The Rotunda of Galerius (in the first postcard), also known as the Greek Orthodox Church of Agios Georgios, is a cylindrical structure with a diameter of 24.5m, built in 306 AD on the orders of the tetrarch Galerius, and intended to be his mausoleum. Its walls are more than 6m thick, which is why it has withstood Thessaloniki's earthquakes. A flat brick dome, 30m high at the peak, which in its original design had an oculus (a circular opening in the centre), crowns the structure. The Emperor Constantine I converted the building in church in the 4th century, adorning it with very high quality mosaics, from which fragments have survived till today. In 1590 it was converted into mosque by the conquerors Ottomans, but in 1912 was reconsecrated as church.
Located on the Warta river, Poznań was an important cultural and political centre with centuries before the Christianization of Poland, becoming later the capital of Wielkopolska (Greater Poland), and, for a short time, even the capital of the kingdom. After a long time of prosperity, in the 17th and 18th centuries the city was severely affected by a series of wars, plagues and floods, which practically depopulated it. Following, in area were brought, in several waves, Dutch and Bambergian settlers, exclusively Catholics, as ordered in 1710 August II the Strong, Elector of Saxony, King of Poland and Grand Duke of Lithuania. The polonisation of the latter ones, subsequently named Bambrzy, was, beyond all doubt, a voluntary act and happened very quickly. In the late 19th century, the meaning of the word "Bamber" (singular form) became wider, designating all the people living in those villages, regardless of their ethnic or cultural background.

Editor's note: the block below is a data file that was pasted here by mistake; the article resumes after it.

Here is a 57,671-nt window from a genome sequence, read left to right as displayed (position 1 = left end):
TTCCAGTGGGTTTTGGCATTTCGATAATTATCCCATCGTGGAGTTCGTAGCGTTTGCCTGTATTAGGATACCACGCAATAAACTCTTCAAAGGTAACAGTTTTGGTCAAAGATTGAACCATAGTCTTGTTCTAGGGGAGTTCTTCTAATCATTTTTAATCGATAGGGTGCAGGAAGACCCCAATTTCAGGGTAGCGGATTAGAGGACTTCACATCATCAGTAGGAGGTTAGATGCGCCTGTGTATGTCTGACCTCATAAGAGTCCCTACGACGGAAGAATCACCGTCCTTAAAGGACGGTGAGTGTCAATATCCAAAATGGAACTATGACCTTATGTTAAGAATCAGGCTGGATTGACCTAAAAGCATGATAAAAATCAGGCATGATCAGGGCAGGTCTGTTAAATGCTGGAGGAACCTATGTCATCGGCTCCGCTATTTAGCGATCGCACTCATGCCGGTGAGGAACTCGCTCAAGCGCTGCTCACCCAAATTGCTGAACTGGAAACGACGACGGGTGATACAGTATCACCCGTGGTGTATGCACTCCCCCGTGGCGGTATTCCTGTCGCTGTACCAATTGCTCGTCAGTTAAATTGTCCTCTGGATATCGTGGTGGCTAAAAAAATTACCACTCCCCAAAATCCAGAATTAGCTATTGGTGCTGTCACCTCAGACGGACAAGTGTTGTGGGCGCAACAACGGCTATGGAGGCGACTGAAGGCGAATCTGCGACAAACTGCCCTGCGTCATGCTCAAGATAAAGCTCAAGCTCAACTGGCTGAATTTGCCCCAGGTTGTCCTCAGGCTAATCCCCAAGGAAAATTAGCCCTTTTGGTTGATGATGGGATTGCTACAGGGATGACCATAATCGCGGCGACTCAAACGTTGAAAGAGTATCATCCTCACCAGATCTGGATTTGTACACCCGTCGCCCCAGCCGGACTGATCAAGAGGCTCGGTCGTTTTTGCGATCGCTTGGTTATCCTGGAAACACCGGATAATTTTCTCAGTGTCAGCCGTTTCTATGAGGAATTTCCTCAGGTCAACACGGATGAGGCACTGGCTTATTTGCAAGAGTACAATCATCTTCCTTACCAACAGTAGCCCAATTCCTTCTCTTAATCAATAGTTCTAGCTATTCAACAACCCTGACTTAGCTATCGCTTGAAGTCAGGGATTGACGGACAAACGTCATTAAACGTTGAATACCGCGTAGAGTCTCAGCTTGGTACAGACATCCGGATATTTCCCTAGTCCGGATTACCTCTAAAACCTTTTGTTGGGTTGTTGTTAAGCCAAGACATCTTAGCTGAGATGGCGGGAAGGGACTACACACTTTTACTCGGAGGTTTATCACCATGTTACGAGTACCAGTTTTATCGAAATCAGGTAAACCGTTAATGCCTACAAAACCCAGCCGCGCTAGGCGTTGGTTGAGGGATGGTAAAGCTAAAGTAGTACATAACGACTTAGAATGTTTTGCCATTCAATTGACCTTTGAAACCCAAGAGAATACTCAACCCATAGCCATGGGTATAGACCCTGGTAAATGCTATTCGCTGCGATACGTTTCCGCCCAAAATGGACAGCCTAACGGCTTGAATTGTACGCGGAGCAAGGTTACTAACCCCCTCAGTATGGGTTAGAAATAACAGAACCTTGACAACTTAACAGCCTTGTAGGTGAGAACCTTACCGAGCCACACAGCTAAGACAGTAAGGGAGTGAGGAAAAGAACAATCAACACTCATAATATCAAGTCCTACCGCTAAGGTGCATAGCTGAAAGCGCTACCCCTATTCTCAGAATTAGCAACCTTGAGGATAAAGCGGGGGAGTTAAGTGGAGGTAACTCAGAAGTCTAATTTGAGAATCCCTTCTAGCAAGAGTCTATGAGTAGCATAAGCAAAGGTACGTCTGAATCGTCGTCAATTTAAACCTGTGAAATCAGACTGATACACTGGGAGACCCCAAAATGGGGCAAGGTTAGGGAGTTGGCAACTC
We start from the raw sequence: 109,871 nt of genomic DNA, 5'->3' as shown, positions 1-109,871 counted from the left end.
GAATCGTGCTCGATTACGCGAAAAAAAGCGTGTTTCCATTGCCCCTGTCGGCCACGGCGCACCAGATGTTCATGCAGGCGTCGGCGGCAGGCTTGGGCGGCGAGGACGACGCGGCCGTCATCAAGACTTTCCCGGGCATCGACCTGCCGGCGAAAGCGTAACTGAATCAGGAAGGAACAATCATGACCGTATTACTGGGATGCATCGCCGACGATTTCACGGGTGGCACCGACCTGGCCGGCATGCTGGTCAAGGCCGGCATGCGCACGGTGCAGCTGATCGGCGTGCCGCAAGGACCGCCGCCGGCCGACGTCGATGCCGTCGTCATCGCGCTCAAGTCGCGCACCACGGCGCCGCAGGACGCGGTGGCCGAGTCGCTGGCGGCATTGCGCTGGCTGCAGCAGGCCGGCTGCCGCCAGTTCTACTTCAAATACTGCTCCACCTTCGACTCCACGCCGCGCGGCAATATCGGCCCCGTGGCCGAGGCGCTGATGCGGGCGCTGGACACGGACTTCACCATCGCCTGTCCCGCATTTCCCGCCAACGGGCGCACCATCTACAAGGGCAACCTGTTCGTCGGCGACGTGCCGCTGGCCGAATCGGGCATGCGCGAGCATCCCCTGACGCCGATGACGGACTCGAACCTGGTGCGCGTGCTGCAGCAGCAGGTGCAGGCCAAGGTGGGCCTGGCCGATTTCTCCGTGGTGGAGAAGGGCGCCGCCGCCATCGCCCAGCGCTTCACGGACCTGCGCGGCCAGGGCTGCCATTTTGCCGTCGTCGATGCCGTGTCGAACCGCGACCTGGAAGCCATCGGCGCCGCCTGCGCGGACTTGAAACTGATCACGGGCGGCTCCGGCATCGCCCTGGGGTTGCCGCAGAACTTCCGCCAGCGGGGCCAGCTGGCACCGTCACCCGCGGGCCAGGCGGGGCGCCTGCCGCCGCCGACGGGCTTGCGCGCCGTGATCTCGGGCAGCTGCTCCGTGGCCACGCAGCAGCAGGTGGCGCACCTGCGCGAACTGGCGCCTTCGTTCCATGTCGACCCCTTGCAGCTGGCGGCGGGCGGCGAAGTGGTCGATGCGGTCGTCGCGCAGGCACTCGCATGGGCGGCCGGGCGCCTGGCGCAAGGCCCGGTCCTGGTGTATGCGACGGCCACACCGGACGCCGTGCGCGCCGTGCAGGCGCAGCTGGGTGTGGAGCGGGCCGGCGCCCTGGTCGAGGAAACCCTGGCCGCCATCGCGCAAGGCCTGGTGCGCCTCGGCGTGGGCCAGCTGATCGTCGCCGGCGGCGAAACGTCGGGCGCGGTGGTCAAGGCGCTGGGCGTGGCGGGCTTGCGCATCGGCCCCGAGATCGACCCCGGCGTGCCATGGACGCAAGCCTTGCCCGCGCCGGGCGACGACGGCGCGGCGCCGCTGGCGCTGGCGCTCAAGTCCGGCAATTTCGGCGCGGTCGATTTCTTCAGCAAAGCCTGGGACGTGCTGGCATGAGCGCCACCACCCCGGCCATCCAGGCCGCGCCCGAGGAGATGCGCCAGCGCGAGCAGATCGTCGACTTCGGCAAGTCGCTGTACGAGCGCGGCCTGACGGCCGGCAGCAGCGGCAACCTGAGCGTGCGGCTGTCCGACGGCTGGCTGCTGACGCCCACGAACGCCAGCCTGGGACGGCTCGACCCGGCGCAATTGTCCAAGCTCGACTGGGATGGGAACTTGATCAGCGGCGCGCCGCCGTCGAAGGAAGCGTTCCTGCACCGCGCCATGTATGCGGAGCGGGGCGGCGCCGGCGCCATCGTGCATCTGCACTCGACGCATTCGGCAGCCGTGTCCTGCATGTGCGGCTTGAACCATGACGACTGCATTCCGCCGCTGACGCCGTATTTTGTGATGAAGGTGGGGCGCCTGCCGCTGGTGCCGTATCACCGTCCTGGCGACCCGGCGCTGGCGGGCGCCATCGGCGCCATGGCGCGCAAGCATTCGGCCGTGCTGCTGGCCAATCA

March 3, 2014